In 1905, The Manchester Guardian sent playwright, poet, writer, collector of folklore John Millington Synge (Playboy of the Western World), and artist Jack Butler Yeats (brother of W.B. Yeats) to travel a month in Connemara, Ireland, and report in 12 articles on distress in what was called “the congestive district.” The Congestive District Board was formed to alleviate poverty in the western counties addressing “overcrowding, poverty, relief work, emigration, and immigration; agriculture, fisheries and domestic industry.” (Historian Cormac O’Malley)
Later the pieces were published together in a volume called The Aran Islands, written by Synge with pen and ink illustrations (often turned into paintings) by Yeats who had carried sketchbooks. The author considered it his most serious work. “Both were Irish, but from far happier, more prosperous Dublin,” narration tells us. Synge’s oeuvre nonetheless concerned working class, rural Ireland, while Yeats declared “a painter must be part of the land and of the life he paints.” They were friends before starting the excursion.
Filmmaker Margy Kinmonth is half Irish. Looking for a story about Yeats in Manchester Guardian microfilm, she chanced upon the greatly unknown articles and was inspired to create a “road movie across the west of Ireland” that looks very much as if it was shot during the time depicted. With Patrick Laffan as Synge, Tom Hickey playing Yeats, and resonant narration by John Huston, we follow the genial, curious men on foot, horse cart and boat as they talk to locals and Yeats sketches. (Original artwork is shown.)
“All the young girls are goin’ to America at 17, but they don’t like the life and come home… Many have worked in factories and lose their health. Here girls are robust…” We hear methods for sheep shearing and watch Yeats show a child his sketches. Shops are old fashioned general stores selling “rosaries, saddles, honey, fine tooth combs, tobacco and nit killers.”
A thatcher describes his work. When he’s not creating roofs, “I do a bit o’ fishin. A man who wants a boat buys timber from someone in Galloway, then hires a carpenter to build it. The whole time the carpenter is workin’ at it, the other man must support him includin’ whiskey every day as well as standin’ around handing boards and givin’nails. A carpenter like that will work six weeks or more and gets paid two pounds plus materials. A dear thing for a poor man.” We watch seaweed dried and burnt to produce kelp valuable for the manufacture of iodine, a business less precarious than fishing.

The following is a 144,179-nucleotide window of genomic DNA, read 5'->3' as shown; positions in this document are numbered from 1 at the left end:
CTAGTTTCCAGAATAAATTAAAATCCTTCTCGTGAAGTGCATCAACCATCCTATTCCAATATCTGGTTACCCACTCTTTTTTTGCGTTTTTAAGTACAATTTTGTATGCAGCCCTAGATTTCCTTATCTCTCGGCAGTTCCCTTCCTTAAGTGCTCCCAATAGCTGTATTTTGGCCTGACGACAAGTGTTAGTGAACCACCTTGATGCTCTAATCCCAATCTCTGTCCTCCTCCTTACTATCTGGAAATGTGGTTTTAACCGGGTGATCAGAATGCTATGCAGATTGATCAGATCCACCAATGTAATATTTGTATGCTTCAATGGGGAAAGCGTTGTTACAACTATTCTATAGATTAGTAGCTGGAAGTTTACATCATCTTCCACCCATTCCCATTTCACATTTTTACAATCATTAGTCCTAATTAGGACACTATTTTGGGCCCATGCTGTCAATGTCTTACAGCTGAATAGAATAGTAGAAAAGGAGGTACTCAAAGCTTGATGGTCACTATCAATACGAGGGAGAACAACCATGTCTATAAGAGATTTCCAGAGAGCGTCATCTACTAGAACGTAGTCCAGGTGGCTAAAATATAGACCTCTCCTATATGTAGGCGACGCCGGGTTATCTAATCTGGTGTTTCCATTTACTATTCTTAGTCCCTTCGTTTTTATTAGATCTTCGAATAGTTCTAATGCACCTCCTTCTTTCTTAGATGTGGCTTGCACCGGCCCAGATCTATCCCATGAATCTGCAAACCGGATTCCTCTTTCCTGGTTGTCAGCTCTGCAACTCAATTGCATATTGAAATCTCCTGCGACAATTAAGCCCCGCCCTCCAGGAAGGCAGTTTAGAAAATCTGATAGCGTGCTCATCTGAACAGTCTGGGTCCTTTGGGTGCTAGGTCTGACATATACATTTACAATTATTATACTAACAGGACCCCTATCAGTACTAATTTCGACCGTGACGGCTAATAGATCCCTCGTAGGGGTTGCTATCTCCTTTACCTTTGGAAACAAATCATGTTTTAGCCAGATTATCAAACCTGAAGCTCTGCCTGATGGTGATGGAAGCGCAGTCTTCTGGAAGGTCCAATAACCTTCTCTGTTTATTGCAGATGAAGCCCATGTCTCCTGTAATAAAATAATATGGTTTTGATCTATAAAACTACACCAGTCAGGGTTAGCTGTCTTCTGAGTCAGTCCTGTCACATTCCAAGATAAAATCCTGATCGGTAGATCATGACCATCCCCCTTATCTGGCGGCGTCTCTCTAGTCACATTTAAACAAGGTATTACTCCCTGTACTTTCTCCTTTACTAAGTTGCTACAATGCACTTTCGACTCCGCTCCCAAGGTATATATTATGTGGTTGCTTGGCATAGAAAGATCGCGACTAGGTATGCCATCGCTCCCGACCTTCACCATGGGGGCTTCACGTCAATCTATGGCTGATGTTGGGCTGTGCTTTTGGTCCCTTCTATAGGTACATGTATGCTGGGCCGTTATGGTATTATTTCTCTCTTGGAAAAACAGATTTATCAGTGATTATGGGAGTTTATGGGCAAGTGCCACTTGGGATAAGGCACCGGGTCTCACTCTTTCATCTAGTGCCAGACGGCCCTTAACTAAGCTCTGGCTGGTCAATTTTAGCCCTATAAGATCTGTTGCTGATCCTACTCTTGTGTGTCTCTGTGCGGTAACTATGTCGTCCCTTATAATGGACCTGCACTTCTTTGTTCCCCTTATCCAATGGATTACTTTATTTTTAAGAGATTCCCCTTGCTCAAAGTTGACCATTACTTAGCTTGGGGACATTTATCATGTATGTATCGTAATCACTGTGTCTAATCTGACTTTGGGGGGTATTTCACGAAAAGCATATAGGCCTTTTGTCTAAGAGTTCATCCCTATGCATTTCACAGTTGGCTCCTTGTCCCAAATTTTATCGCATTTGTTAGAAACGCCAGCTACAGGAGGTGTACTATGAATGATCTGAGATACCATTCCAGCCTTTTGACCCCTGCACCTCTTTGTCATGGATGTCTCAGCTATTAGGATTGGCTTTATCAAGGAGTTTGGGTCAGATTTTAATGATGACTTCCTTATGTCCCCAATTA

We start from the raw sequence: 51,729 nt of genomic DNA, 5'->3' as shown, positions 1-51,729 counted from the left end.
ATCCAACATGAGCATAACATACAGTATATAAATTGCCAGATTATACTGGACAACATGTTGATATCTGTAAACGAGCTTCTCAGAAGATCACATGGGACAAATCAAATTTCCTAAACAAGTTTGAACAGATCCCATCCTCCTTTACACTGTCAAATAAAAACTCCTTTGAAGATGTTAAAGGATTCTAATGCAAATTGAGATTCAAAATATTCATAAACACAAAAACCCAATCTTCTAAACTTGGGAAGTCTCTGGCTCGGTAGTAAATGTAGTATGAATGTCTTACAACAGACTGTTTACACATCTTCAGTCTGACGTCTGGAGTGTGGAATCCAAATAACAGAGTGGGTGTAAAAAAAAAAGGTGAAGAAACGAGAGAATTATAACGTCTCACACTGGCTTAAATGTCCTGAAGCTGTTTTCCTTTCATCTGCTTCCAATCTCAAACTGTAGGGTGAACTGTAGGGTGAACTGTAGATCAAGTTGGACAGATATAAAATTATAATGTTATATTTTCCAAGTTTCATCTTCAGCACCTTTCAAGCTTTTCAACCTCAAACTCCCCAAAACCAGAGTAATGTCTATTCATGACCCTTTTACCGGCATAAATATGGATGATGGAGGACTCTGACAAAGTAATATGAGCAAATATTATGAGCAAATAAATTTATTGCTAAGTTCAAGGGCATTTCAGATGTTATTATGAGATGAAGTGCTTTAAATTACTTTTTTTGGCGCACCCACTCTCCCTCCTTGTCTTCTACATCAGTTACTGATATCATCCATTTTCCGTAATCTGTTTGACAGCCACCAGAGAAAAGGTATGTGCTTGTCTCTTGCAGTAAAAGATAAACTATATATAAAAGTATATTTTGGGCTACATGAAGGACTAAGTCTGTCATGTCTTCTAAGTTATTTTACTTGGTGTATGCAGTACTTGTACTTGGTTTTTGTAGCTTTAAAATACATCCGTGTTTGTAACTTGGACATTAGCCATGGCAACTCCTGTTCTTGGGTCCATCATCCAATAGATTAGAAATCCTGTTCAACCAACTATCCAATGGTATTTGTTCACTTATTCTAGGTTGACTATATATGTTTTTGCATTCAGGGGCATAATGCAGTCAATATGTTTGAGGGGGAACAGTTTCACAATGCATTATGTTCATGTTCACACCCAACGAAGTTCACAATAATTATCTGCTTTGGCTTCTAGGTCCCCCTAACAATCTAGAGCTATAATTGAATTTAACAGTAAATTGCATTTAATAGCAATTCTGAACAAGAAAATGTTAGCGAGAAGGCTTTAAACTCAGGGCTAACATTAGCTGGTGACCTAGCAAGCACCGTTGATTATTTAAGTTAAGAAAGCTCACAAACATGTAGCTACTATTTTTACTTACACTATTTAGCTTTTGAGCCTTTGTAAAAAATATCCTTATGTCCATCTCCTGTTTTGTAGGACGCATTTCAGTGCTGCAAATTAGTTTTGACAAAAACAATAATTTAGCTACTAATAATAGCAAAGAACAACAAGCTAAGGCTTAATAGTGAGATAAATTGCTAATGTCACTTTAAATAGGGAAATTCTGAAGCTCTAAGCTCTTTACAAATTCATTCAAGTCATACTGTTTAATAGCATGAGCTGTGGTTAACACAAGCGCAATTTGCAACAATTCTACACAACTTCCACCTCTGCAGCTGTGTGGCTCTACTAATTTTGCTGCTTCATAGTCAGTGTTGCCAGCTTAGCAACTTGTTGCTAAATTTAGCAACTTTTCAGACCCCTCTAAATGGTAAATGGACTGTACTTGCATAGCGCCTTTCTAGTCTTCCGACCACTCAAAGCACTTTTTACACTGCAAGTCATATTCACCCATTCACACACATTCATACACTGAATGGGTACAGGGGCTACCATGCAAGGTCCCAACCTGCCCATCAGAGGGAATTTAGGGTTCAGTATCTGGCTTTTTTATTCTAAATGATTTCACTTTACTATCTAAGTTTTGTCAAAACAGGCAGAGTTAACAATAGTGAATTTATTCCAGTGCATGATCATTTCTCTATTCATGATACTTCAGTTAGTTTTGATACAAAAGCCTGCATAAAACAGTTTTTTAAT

“Sometimes I wish I hadn’t got a soul,” Synge wrote, “… the people are starving, but attractive and charming…When wandering very old islands, one seldom fails to meet some old sailor who has seen something of the world and returned. Often they go to America as a sailor at 20…”
A man is asked what brought him back. “I had two elder brothers that went to America. I had to come back for family. My wife died, potatoes went black, the cows died of disease of the brain. Here I am, no animals and young children runnin’ wild. If it weren’t for them, I’d be off this evenin’. I don’t know how I’m supposed to be livin’ in this place at all. I ask myself how poor people can go on executin’ their religion.” Government distribution of land after famine is a pervasive issue.
The daughter of another denizen just sent three pounds from America. “If a poor man like me has three daughters that send money every week…In America, I could be livin’ decently and earn my bread…” Locals are torn between promise and commitment. We see basket making, boats with homemade patchwork sails. “…better to have everyone stay behind to build roads and piers.” Synge and Yeats travel across river in a flat ferry with livestock.
“Their first feeling seems to be a dread of any reform that would lessen individuality, rather than any hope of improving well being. Perhaps it is part of the misfortune of Ireland that nearly all the characteristics that give color to Irish life are bound up to a soul condition near penury.” (Synge)
John Millington Synge died of Hodgkin’s Disease at 37. Jack Butler Years lived 50 years more.
There’s no attempt here to romanticize the sometimes poetic, frequently loquacious Irish, no scene that feels manufactured. It’s as if we were observant flies on a backpack. Narration makes the film a travelogue/ documentary rather than any attempt to depict low key protagonists’ characters. We’re left with what feels an extremely accurate a glimpse of time and place.
All photos courtesy of the film
Opening Photo: Patrick Laffan as John Millington Synge, Tom Hickey as Jack Butler Yeats
The Western World– An Irish Docudrama made in 1981
Written and Directed by Margy Kinmonth
Narrated by John Huston
Foxtrot Films (London); Turlough McConnell Communications and NY Irish Center
First Irish Festival
With the goal of “staying home and staying safe,” virtual offerings are available until January 31st in the 13th installment of this Irish Festival from Origin Theatre.
Visit www.origintheatre.org for additional details.